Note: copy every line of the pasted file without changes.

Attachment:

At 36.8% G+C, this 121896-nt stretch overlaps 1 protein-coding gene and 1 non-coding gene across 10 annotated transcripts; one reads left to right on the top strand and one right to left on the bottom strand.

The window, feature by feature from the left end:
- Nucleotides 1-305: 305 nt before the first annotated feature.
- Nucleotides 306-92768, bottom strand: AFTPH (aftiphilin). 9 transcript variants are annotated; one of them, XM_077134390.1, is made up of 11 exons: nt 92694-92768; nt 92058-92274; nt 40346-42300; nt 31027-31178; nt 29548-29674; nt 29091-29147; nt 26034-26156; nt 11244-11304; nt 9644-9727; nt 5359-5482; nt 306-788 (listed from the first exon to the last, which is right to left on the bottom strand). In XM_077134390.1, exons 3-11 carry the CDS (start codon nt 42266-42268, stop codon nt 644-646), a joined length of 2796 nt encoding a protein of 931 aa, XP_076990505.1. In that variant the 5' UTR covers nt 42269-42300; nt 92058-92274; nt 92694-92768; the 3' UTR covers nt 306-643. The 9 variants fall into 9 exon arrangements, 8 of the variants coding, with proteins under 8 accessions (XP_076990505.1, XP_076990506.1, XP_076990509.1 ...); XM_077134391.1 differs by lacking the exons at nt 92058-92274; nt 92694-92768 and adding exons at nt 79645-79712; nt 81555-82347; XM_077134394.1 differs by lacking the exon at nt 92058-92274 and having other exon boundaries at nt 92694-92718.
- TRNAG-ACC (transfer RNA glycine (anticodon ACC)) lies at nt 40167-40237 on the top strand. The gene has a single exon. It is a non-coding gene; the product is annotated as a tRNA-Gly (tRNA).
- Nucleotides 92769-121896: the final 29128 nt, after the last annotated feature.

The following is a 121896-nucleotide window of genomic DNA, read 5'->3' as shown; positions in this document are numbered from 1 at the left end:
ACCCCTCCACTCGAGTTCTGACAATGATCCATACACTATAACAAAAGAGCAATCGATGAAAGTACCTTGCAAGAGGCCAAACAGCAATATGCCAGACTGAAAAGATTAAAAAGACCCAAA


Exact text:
At 36.8% G+C, this 121896-nt stretch overlaps 1 protein-coding gene and 1 non-coding gene across 10 annotated transcripts; one reads left to right on the top strand and one right to left on the bottom strand.

The window, feature by feature from the left end:
- Nucleotides 1-305: 305 nt before the first annotated feature.
- Nucleotides 306-92768, bottom strand: AFTPH (aftiphilin). 9 transcript variants are annotated; one of them, XM_077134390.1, is made up of 11 exons: nt 92694-92768; nt 92058-92274; nt 40346-42300; nt 31027-31178; nt 29548-29674; nt 29091-29147; nt 26034-26156; nt 11244-11304; nt 9644-9727; nt 5359-5482; nt 306-788 (listed from the first exon to the last, which is right to left on the bottom strand). In XM_077134390.1, exons 3-11 carry the CDS (start codon nt 42266-42268, stop codon nt 644-646), a joined length of 2796 nt encoding a protein of 931 aa, XP_076990505.1. In that variant the 5' UTR covers nt 42269-42300; nt 92058-92274; nt 92694-92768; the 3' UTR covers nt 306-643. The 9 variants fall into 9 exon arrangements, 8 of the variants coding, with proteins under 8 accessions (XP_076990505.1, XP_076990506.1, XP_076990509.1 ...); XM_077134391.1 differs by lacking the exons at nt 92058-92274; nt 92694-92768 and adding exons at nt 79645-79712; nt 81555-82347; XM_077134394.1 differs by lacking the exon at nt 92058-92274 and having other exon boundaries at nt 92694-92718.
- TRNAG-ACC (transfer RNA glycine (anticodon ACC)) lies at nt 40167-40237 on the top strand. The gene has a single exon. It is a non-coding gene; the product is annotated as a tRNA-Gly (tRNA).
- Nucleotides 92769-121896: the final 29128 nt, after the last annotated feature.

The following is a 121896-nucleotide window of genomic DNA, read 5'->3' as shown; positions in this document are numbered from 1 at the left end:
ACCCCTCCACTCGAGTTCTGACAATGATCCATACACTATAACAAAAGAGCAATCGATGAAAGTACCTTGCAAGAGGCCAAACAGCAATATGCCAGACTGAAAAGATTAAAAAGACCCAAA